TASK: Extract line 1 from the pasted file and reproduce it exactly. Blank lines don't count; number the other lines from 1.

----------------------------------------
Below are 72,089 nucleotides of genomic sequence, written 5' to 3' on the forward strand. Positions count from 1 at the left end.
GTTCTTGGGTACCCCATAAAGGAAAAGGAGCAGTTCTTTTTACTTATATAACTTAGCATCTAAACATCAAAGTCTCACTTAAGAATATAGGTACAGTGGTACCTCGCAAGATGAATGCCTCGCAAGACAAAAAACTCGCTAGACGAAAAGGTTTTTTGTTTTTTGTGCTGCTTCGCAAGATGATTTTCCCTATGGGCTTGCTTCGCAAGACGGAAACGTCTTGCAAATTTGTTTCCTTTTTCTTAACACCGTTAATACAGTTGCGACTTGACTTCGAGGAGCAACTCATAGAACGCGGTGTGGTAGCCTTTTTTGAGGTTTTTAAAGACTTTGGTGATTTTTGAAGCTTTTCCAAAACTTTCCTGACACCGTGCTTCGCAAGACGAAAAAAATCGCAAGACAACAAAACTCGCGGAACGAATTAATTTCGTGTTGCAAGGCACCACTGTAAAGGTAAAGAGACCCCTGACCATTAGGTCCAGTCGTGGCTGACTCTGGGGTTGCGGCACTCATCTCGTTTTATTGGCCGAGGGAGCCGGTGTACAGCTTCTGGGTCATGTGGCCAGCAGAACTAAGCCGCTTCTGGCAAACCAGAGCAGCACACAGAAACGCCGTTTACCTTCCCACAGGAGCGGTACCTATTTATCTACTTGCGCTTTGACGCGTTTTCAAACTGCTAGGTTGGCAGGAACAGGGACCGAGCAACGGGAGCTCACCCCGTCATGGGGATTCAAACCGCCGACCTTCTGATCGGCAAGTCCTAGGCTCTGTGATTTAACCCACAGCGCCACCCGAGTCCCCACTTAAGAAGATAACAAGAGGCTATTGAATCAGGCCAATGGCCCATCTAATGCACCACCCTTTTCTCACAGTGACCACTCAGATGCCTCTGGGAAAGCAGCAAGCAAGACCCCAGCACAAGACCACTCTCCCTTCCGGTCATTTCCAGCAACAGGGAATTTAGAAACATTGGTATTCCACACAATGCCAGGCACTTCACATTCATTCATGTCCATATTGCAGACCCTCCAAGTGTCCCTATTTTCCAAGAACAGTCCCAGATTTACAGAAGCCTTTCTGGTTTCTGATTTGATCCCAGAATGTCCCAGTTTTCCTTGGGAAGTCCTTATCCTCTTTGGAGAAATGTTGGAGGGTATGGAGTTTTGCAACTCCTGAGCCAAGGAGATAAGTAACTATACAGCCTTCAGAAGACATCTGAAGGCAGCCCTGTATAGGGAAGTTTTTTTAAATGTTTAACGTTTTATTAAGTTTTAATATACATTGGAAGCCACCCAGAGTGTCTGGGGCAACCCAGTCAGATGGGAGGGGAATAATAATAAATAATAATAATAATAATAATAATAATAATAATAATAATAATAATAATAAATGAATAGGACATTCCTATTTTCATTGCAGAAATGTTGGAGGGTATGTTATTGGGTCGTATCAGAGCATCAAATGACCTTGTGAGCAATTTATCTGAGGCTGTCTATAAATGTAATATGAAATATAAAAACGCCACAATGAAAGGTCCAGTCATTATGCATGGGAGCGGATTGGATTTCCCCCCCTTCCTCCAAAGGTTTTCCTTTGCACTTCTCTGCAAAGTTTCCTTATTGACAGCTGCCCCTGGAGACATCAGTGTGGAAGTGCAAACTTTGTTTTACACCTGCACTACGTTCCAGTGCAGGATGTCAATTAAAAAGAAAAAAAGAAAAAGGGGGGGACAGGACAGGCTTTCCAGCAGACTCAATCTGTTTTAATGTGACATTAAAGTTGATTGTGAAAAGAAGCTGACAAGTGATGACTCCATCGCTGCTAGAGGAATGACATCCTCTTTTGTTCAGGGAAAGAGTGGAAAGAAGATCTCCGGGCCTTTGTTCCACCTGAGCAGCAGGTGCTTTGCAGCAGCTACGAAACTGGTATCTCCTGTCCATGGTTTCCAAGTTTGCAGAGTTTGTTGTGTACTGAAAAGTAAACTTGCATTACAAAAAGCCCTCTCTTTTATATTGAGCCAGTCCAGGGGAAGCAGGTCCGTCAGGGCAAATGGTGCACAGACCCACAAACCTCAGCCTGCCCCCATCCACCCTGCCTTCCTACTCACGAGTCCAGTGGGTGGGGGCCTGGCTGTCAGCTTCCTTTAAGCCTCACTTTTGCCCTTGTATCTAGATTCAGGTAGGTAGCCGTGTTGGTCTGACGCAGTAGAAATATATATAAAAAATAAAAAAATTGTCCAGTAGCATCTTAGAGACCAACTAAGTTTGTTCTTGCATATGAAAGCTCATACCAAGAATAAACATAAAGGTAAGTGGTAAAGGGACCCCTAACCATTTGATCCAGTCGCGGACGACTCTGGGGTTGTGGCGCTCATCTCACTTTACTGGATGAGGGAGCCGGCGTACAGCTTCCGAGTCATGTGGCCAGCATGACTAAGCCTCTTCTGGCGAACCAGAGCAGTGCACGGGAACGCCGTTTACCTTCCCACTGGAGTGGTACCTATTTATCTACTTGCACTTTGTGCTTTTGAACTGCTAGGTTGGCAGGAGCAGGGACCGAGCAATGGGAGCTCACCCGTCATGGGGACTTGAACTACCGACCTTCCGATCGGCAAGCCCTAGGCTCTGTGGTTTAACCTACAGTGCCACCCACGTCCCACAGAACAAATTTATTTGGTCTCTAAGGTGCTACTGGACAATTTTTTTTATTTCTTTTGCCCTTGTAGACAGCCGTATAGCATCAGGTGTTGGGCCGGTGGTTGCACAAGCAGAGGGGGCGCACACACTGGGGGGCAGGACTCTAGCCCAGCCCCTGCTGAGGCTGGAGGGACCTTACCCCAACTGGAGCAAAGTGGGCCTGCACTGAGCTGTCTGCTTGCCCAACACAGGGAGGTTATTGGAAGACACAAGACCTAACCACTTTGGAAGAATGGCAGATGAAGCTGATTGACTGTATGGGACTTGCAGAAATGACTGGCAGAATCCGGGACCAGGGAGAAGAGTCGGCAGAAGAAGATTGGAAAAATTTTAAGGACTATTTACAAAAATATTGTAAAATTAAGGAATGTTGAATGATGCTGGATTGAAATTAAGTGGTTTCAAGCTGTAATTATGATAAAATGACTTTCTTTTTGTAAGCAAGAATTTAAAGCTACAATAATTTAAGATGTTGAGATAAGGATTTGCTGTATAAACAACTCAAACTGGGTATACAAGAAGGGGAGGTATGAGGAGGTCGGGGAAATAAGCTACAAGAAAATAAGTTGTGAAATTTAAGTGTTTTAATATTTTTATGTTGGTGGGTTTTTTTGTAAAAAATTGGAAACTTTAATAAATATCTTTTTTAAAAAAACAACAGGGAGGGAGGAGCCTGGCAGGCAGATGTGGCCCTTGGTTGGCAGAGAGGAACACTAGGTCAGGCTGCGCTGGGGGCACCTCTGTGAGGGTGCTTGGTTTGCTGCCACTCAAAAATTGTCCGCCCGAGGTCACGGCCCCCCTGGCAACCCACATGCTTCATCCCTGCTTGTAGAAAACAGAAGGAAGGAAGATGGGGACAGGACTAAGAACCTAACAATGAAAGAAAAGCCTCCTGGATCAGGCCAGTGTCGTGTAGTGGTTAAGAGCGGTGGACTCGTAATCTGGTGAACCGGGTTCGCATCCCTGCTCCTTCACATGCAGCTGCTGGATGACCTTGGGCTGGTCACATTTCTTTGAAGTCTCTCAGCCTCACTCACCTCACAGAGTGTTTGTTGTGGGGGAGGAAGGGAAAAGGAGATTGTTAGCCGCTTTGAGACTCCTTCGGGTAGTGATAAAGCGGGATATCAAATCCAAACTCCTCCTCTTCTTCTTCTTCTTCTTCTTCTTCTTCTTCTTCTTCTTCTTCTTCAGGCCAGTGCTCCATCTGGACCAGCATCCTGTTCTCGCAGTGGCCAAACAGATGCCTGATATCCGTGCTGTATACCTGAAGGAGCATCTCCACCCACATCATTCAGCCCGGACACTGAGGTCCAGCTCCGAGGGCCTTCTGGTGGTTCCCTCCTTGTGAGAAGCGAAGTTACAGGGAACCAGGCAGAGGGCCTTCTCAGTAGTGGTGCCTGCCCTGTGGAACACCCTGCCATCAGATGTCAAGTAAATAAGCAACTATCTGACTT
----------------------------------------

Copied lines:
Below are 72,089 nucleotides of genomic sequence, written 5' to 3' on the forward strand. Positions count from 1 at the left end.